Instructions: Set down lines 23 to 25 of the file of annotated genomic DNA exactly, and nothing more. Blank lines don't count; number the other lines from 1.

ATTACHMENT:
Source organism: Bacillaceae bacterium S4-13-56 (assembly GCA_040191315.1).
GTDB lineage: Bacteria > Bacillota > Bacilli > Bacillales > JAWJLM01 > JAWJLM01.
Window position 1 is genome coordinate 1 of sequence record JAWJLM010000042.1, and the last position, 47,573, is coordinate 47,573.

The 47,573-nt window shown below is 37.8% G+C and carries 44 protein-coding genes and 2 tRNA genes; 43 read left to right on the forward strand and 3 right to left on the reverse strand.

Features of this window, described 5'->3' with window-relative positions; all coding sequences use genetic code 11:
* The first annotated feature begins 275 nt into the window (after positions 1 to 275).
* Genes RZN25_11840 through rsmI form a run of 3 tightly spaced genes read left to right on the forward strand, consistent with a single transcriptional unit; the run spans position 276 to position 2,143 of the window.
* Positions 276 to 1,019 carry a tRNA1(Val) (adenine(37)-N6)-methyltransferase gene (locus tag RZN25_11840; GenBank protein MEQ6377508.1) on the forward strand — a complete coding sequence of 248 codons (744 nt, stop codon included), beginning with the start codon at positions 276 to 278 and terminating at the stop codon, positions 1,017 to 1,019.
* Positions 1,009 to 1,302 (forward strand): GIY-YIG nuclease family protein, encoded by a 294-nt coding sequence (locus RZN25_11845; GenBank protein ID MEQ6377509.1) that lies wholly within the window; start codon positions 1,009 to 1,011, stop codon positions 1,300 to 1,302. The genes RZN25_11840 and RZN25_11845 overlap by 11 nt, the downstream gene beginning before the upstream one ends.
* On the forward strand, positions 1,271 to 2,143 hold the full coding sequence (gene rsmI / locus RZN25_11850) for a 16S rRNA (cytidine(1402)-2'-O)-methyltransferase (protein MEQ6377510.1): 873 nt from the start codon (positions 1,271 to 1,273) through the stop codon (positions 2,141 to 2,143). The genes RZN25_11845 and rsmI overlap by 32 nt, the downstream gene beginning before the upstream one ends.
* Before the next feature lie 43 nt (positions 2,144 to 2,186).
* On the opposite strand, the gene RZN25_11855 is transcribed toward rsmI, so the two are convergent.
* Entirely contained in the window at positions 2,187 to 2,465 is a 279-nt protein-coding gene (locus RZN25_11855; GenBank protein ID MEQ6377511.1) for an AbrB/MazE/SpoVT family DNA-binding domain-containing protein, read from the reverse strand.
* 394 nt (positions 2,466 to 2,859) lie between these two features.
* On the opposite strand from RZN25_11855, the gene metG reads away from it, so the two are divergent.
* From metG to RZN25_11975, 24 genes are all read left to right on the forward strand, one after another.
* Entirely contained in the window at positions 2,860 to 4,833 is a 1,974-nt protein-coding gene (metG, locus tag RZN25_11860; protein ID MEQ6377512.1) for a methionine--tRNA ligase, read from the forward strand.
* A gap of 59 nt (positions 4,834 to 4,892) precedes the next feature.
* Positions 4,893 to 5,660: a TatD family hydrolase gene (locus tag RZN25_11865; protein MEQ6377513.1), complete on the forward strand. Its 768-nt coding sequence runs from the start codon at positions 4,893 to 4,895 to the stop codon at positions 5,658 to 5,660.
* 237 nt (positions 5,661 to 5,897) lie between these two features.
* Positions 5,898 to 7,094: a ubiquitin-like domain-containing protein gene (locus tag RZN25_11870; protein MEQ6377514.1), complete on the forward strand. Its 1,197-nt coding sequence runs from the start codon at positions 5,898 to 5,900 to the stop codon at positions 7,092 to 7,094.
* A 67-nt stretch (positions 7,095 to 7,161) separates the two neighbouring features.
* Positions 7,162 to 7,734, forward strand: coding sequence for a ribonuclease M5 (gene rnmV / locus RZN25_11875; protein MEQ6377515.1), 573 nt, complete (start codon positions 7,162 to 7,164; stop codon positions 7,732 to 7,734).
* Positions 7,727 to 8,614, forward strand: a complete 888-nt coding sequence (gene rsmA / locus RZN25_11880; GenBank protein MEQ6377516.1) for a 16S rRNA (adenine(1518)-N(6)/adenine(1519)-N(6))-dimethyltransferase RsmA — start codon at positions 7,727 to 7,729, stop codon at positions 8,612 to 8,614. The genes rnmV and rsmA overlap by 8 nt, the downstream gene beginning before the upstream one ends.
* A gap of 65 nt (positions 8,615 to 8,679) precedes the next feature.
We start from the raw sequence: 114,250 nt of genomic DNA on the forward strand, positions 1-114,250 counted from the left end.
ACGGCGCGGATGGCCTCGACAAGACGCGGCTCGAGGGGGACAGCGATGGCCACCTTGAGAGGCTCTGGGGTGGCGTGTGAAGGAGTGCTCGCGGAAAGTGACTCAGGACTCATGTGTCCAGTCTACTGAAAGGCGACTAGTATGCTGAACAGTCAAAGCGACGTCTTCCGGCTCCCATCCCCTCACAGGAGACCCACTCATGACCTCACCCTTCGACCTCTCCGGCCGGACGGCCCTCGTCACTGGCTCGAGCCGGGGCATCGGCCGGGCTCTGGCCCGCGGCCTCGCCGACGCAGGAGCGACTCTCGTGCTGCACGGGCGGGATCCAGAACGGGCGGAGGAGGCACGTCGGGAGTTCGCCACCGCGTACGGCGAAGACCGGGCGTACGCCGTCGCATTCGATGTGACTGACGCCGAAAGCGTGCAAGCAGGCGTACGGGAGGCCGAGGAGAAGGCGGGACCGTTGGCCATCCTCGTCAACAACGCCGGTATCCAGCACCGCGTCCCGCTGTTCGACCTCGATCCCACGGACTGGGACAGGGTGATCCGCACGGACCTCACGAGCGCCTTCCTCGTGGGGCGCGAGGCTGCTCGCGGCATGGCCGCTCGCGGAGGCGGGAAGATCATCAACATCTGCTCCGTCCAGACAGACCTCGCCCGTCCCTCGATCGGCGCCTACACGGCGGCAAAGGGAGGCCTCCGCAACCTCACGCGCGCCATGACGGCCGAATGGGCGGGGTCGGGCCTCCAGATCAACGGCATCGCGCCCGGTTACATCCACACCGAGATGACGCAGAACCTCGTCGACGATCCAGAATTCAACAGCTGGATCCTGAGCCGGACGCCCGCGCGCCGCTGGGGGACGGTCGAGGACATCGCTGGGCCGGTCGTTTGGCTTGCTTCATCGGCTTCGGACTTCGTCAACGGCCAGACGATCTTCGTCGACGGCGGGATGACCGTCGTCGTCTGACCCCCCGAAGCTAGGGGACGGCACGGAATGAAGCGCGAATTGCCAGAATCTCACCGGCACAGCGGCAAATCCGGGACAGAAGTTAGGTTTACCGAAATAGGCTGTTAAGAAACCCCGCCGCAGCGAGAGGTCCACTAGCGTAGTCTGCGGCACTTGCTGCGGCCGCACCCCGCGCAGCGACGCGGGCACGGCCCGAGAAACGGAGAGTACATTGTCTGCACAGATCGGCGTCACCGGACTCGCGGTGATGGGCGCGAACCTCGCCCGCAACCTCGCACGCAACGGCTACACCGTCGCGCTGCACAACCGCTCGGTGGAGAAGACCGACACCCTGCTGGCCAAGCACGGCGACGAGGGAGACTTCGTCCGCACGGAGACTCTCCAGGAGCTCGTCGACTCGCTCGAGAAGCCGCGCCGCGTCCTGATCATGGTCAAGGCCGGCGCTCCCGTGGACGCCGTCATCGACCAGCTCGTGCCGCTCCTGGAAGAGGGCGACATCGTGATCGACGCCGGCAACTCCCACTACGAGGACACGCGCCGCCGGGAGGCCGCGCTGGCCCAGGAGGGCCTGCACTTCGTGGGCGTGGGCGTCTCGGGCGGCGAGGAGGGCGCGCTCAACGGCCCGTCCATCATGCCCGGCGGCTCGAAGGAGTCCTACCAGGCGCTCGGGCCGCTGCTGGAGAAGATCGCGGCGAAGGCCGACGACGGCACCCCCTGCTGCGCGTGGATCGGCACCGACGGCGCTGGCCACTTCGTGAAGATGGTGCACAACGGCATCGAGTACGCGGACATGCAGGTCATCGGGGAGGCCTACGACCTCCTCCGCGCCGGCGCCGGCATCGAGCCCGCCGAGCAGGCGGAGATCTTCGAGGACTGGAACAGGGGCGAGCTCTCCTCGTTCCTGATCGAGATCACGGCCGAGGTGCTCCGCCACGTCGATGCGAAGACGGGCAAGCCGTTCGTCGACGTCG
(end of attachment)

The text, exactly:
* Positions 7,162 to 7,734, forward strand: coding sequence for a ribonuclease M5 (gene rnmV / locus RZN25_11875; protein MEQ6377515.1), 573 nt, complete (start codon positions 7,162 to 7,164; stop codon positions 7,732 to 7,734).
* Positions 7,727 to 8,614, forward strand: a complete 888-nt coding sequence (gene rsmA / locus RZN25_11880; GenBank protein MEQ6377516.1) for a 16S rRNA (adenine(1518)-N(6)/adenine(1519)-N(6))-dimethyltransferase RsmA — start codon at positions 7,727 to 7,729, stop codon at positions 8,612 to 8,614. The genes rnmV and rsmA overlap by 8 nt, the downstream gene beginning before the upstream one ends.
* A gap of 65 nt (positions 8,615 to 8,679) precedes the next feature.